Is it stupid to say that I wanted to read this book solely because I wanted to hear a lot of Clifford talk? And while there certainly were a couple little juicy Clifford tidbits that made me smile (four, to be exact), I’m so glad I picked up this book. I can only label it with one word. AMAZING. I don’t know if it’s due to his writing, the stories in it or the palpable sense that Martin Short seems like the most genuine human being alive, but it’s, by far, the best book I’ve read in a very long time.
Remember how I told you about the New Words document that I keep? I should let you know that I wrote down a total of eighteen new words that I learned from this book. I’m not sure if that tells you that Martin Short is an especially learned man or that perhaps I’m an absolute dolt. In any case, here were my very favourite parts of the book.
- "My mind has always worked systematically to begin with. For example, I still operate according to the school-year calendar, where September heralds a new start and May/June the conclusion of another grade; as I write this, in the spring of 2014, I am finishing up what I think of as Grade 59."
- I loved the chapter detailing his personal mantra of sorts – what he calls his "Nine Categories" – it’s essentially his "course load of life". This line especially I liked, "Everything else in life unravels if you’re not perpetuating your own survival. You have to take care of yourself." (Also, I don’t want to just tell you what the nine categories are because you should be exiting your home immediately to go buy this book so you can find out the categories yourself.)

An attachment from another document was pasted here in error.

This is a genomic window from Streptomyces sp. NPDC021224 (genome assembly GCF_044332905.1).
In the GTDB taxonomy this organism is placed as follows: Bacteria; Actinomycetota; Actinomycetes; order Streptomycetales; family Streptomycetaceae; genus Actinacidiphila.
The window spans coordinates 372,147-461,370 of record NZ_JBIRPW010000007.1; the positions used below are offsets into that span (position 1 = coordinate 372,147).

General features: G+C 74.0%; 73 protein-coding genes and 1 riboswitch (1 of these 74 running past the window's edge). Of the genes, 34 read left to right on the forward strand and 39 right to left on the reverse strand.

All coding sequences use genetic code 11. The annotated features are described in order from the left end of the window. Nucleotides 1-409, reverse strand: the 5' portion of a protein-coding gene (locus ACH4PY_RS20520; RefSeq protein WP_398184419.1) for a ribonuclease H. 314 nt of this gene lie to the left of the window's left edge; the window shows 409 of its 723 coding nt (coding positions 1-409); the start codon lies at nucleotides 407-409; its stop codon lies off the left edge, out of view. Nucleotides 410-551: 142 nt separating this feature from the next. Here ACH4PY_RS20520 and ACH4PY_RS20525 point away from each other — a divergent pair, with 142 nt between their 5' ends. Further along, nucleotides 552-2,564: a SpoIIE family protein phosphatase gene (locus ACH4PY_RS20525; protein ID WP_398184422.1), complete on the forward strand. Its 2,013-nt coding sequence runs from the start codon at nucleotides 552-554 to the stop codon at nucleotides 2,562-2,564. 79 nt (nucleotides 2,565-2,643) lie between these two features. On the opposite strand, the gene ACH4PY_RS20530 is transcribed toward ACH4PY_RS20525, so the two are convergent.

- Hearing him describe his first (and only) standup experience with the phrase "crescendoing boos" made me really laugh.
- When he described someone as "facially uninteresting".
- "Thank heavens for Nan’s wise words, which forever echoed in my head: "If I ever find out that you’ve cheated on me, I won’t say anything during the day, but at night, when you are asleep, so help me God, I will take an empty wine bottle and smash it over your head.""
- The chapter about his brother who passed away at a young age is so moving.
- When talking about a review of Clifford: "Roger Ebert memorably wrote of it, "I’d love to hear a symposium of veteran producers, marketing guys, and exhibitors discuss this film. It’s not bad in any usual way. It’s bad in a new way all its own. There is something extraterrestrial about it, as if it’s based on the sense of humor of an alien race with a completely different relationship to the physical universe. The movie is so odd, it’s almost worth seeing just because we’ll never see anything like it again. I hope.""
- I loved hearing about how much Nicholas Cage and Elizabeth Taylor loved Clifford as much as any normal, human person should. Nicholas Cage told him that he "broke his VCR watching it" because he "watched that dining room scene" –look at me like a human boy!— "twenty-five times in a row, and rewound it so much that the machine jammed and the tape broke."